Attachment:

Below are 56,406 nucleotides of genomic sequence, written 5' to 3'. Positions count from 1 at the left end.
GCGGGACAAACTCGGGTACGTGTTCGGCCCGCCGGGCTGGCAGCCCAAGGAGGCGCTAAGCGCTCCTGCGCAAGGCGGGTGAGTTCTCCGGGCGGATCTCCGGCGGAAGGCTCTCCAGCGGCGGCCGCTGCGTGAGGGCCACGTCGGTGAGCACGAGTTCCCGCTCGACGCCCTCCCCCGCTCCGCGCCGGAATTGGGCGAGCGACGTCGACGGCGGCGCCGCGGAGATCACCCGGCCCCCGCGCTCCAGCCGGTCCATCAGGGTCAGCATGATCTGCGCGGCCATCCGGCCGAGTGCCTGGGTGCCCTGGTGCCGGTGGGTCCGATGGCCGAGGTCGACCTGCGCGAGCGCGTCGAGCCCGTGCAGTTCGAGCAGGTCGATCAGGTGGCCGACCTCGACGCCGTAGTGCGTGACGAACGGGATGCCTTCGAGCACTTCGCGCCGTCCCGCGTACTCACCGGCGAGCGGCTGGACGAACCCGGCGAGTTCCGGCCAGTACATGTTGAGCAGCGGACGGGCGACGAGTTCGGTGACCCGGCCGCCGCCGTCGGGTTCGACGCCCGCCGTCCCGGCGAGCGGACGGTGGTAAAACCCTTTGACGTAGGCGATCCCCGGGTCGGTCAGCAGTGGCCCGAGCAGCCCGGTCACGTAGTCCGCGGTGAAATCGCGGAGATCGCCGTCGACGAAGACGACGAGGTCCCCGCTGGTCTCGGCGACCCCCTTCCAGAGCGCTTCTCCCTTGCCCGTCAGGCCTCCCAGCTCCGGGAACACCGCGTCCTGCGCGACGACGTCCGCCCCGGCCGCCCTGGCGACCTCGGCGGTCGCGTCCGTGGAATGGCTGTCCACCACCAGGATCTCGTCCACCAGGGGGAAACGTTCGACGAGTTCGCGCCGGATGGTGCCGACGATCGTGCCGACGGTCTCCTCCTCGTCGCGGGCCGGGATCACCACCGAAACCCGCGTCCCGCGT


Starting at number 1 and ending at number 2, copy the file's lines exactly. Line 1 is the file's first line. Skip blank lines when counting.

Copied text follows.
Below are 56,406 nucleotides of genomic sequence, written 5' to 3'. Positions count from 1 at the left end.
GCGGGACAAACTCGGGTACGTGTTCGGCCCGCCGGGCTGGCAGCCCAAGGAGGCGCTAAGCGCTCCTGCGCAAGGCGGGTGAGTTCTCCGGGCGGATCTCCGGCGGAAGGCTCTCCAGCGGCGGCCGCTGCGTGAGGGCCACGTCGGTGAGCACGAGTTCCCGCTCGACGCCCTCCCCCGCTCCGCGCCGGAATTGGGCGAGCGACGTCGACGGCGGCGCCGCGGAGATCACCCGGCCCCCGCGCTCCAGCCGGTCCATCAGGGTCAGCATGATCTGCGCGGCCATCCGGCCGAGTGCCTGGGTGCCCTGGTGCCGGTGGGTCCGATGGCCGAGGTCGACCTGCGCGAGCGCGTCGAGCCCGTGCAGTTCGAGCAGGTCGATCAGGTGGCCGACCTCGACGCCGTAGTGCGTGACGAACGGGATGCCTTCGAGCACTTCGCGCCGTCCCGCGTACTCACCGGCGAGCGGCTGGACGAACCCGGCGAGTTCCGGCCAGTACATGTTGAGCAGCGGACGGGCGACGAGTTCGGTGACCCGGCCGCCGCCGTCGGGTTCGACGCCCGCCGTCCCGGCGAGCGGACGGTGGTAAAACCCTTTGACGTAGGCGATCCCCGGGTCGGTCAGCAGTGGCCCGAGCAGCCCGGTCACGTAGTCCGCGGTGAAATCGCGGAGATCGCCGTCGACGAAGACGACGAGGTCCCCGCTGGTCTCGGCGACCCCCTTCCAGAGCGCTTCTCCCTTGCCCGTCAGGCCTCCCAGCTCCGGGAACACCGCGTCCTGCGCGACGACGTCCGCCCCGGCCGCCCTGGCGACCTCGGCGGTCGCGTCCGTGGAATGGCTGTCCACCACCAGGATCTCGTCCACCAGGGGGAAACGTTCGACGAGTTCGCGCCGGATGGTGCCGACGATCGTGCCGACGGTCTCCTCCTCGTCGCGGGCCGGGATCACCACCGAAACCCGCGTCCCGCGT